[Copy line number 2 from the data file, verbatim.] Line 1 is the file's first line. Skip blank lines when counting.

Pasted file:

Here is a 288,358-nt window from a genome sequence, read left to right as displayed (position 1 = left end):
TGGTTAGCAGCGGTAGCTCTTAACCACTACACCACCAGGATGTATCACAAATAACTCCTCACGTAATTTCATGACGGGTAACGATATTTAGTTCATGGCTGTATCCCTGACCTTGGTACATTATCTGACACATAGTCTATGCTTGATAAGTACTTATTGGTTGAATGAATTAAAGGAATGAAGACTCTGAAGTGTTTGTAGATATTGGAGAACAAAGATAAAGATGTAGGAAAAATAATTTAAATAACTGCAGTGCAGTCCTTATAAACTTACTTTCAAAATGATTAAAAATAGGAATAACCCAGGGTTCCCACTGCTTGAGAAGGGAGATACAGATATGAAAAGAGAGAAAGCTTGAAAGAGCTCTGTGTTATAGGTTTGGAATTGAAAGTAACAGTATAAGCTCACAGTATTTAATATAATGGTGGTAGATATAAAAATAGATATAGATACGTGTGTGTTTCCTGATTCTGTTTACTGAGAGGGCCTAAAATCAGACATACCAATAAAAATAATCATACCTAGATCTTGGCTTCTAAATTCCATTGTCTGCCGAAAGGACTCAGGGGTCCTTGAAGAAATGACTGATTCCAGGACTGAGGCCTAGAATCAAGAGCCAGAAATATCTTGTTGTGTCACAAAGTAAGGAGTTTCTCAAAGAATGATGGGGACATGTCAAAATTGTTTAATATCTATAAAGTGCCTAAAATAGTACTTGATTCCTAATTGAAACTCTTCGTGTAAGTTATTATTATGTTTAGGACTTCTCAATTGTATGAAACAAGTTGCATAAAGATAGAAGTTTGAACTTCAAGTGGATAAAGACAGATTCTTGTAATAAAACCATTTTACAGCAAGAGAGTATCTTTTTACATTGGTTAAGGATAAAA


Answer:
TGGTTAGCAGCGGTAGCTCTTAACCACTACACCACCAGGATGTATCACAAATAACTCCTCACGTAATTTCATGACGGGTAACGATATTTAGTTCATGGCTGTATCCCTGACCTTGGTACATTATCTGACACATAGTCTATGCTTGATAAGTACTTATTGGTTGAATGAATTAAAGGAATGAAGACTCTGAAGTGTTTGTAGATATTGGAGAACAAAGATAAAGATGTAGGAAAAATAATTTAAATAACTGCAGTGCAGTCCTTATAAACTTACTTTCAAAATGATTAAAAATAGGAATAACCCAGGGTTCCCACTGCTTGAGAAGGGAGATACAGATATGAAAAGAGAGAAAGCTTGAAAGAGCTCTGTGTTATAGGTTTGGAATTGAAAGTAACAGTATAAGCTCACAGTATTTAATATAATGGTGGTAGATATAAAAATAGATATAGATACGTGTGTGTTTCCTGATTCTGTTTACTGAGAGGGCCTAAAATCAGACATACCAATAAAAATAATCATACCTAGATCTTGGCTTCTAAATTCCATTGTCTGCCGAAAGGACTCAGGGGTCCTTGAAGAAATGACTGATTCCAGGACTGAGGCCTAGAATCAAGAGCCAGAAATATCTTGTTGTGTCACAAAGTAAGGAGTTTCTCAAAGAATGATGGGGACATGTCAAAATTGTTTAATATCTATAAAGTGCCTAAAATAGTACTTGATTCCTAATTGAAACTCTTCGTGTAAGTTATTATTATGTTTAGGACTTCTCAATTGTATGAAACAAGTTGCATAAAGATAGAAGTTTGAACTTCAAGTGGATAAAGACAGATTCTTGTAATAAAACCATTTTACAGCAAGAGAGTATCTTTTTACATTGGTTAAGGATAAAA